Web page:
Desiring simply to incorporate clothing into her illustrations, Kelly Beeman highlights the sumptuousness of fashion—the way it can transform a figure and serve as eye candy for the viewer. In this way, she became a fashion illustrator almost by accident. “When I started I didn't know very much about fashion or designers, I was simply looking for the right clothing for my figures and used fashion collections as a reference, and I would make decisions based upon the feeling I got from the clothes and whether or not they worked with the painting I had in mind,” Beeman tells The Creators Project.
After gaining exposure on Instagram, the fashion illustrator began working with magazines and brands such as J.W. Anderson and Mara Hoffman. No matter what they're wearing, her figures often have angular faces and intense gazes.
As much as the arresting figures in the pieces take up most of the composition, the backgrounds of each piece also play an important part. Beeman often surrounds her figures with natural elements: plants that frame and create another sense of movement. While Beeman acknowledges that this decision is often a purely aesthetic one, choosing these elements also helps to “elevate the character and position him/her in a place that is unusual and extraordinary.” It’s often difficult to place the figures—whether they exist in a totally staged environment or have wandered into a space already surrounded by greenery.
Beeman also plays with the visual nature of patterns and shapes to suggest natural elements even where they might not actually be any present. “Most of the time, those natural elements are not actual plants or animals, they're just shapes that I invent as a suggestion of something alive and organic, but strange and removed from the natural world, which you could interpret as a statement about human beings and our relationship to nature,” writes Beeman.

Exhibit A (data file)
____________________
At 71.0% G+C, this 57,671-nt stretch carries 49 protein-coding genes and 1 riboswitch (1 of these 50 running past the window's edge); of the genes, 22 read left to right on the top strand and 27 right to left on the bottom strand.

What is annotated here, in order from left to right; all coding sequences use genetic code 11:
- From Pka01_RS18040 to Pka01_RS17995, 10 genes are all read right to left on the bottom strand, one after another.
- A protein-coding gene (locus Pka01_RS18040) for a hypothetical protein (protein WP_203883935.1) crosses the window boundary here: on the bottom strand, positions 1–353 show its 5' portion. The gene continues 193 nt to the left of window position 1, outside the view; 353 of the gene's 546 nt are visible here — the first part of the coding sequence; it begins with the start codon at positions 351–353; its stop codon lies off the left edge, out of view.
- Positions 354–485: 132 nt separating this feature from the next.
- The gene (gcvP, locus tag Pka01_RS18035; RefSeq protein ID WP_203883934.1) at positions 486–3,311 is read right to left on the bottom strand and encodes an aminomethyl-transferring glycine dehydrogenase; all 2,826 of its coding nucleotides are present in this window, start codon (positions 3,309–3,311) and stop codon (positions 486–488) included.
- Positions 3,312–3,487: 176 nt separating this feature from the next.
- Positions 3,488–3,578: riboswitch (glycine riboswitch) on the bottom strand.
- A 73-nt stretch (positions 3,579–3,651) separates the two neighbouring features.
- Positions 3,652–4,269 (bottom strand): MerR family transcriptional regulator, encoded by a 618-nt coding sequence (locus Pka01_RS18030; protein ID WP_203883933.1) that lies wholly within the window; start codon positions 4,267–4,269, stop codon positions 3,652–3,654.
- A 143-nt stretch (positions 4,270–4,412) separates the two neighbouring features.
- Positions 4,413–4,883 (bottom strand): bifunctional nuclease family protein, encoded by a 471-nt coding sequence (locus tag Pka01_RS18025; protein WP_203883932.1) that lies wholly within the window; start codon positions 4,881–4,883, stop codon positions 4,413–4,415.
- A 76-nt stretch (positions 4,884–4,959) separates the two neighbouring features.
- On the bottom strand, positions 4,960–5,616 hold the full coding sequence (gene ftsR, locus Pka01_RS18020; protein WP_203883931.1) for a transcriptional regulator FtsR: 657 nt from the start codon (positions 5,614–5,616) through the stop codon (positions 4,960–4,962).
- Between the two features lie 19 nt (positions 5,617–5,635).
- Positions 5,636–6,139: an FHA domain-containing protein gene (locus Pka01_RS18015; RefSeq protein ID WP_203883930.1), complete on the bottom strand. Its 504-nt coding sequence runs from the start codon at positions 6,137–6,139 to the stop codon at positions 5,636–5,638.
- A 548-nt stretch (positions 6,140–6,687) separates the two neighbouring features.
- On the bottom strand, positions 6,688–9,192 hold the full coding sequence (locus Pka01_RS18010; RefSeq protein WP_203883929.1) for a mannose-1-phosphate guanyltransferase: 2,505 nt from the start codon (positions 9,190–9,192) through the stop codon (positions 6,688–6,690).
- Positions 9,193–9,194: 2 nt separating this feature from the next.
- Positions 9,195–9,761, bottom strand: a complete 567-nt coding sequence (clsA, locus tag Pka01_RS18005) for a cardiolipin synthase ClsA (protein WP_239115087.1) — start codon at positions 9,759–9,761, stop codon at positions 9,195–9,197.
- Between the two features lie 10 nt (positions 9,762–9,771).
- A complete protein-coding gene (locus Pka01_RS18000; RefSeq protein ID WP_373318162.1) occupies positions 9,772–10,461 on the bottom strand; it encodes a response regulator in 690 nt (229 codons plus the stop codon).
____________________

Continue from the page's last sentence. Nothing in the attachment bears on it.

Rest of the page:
Beeman creates personal work as well, sharing much of her works on Instagram to more than 60,000 followers. She often experiments with different mediums depending on the piece.
“Oils and watercolors are the most challenging for me but also the ones I use the most because I love the end result,” writes Beeman. “I use Ink, graphite, gouache, colored pencils, and acrylics for faster work and really enjoy the process of these materials that don't require you to take long pauses, but to work in a more fluid manner.”
Currently, Beeman is creating watercolor studies for a mural to be painted in the summer—a piece she calls “kind of F. Scott Fitzgerald inspired” in its depiction of figures at a party involved in “affairs, betrayals, love triangles.” It seems her figures will continue to be mysterious yet alluring, secure in their exterior image but also their own imaginary interiority.
See more of Kelly Beeman’s work here.